The Folly of Idolatry

      

      13–17       The woodworker draws up plans for his no-god, traces it on a block of wood. He shapes it with chisels and planes into human shape—a beautiful woman, a handsome man, ready to be placed in a chapel. He first cuts down a cedar, or maybe picks out a pine or oak, and lets it grow strong in the forest, nourished by the rain. Then it can serve a double purpose: Part he uses as firewood for keeping warm and baking bread; from the other part he makes a god that he worships—carves it into a god shape and prays before it. With half he makes a fire to warm himself and barbecue his supper. He eats his fill and sits back satisfied with his stomach full and his feet warmed by the fire: “Ah, this is the life.” And he still has half left for a god, made to his personal design—a handy, convenient no-god to worship whenever so inclined. Whenever the need strikes him he prays to it, “Save me. You’re my god.”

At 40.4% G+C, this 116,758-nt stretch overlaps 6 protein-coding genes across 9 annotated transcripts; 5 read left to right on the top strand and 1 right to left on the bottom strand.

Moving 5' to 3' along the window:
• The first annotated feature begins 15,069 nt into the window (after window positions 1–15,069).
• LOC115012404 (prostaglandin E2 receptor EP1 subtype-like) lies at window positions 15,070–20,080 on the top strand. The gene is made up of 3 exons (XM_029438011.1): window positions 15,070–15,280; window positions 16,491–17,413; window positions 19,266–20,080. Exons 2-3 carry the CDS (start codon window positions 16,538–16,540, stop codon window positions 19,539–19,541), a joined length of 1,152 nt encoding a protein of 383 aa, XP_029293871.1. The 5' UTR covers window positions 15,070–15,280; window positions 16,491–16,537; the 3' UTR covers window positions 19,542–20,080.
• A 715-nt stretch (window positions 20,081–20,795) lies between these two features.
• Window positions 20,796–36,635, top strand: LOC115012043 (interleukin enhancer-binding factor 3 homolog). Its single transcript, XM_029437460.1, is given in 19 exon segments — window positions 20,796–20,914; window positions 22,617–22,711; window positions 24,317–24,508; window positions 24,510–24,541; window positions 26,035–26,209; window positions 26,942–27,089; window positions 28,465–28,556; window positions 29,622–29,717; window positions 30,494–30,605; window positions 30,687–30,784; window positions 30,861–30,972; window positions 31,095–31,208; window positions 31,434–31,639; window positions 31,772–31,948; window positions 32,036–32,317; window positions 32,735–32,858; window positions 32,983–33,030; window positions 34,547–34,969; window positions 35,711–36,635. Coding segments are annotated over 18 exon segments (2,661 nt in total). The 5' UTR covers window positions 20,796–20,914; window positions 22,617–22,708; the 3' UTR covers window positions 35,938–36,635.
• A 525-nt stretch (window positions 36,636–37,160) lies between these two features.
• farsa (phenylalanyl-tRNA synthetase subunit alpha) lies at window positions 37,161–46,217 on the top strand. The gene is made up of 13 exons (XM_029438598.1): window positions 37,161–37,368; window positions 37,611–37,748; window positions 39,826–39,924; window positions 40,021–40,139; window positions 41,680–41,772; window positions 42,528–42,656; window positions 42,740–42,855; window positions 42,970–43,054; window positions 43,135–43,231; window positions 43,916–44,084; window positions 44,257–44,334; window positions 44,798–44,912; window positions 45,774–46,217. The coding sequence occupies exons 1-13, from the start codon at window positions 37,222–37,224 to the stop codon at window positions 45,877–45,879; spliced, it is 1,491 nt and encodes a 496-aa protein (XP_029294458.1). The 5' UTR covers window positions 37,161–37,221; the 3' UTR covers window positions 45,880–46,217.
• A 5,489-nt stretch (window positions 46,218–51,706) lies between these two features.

18–19       Pretty stupid, wouldn’t you say? Don’t they have eyes in their heads? Are their brains working at all? Doesn’t it occur to them to say, “Half of this tree I used for firewood: I baked bread, roasted meat, and enjoyed a good meal. And now I’ve used the rest to make an abominable no-god. Here I am praying to a stick of wood!”

      20       This lover of emptiness, of nothing, is so out of touch with reality, so far gone, that he can’t even look at what he’s doing, can’t even look at the no-god stick of wood in his hand and say, “This is crazy.”

Eugene H. Peterson, The Message: The Bible in Contemporary Language (Colorado Springs, CO: NavPress, 2005), Is 44:12–20.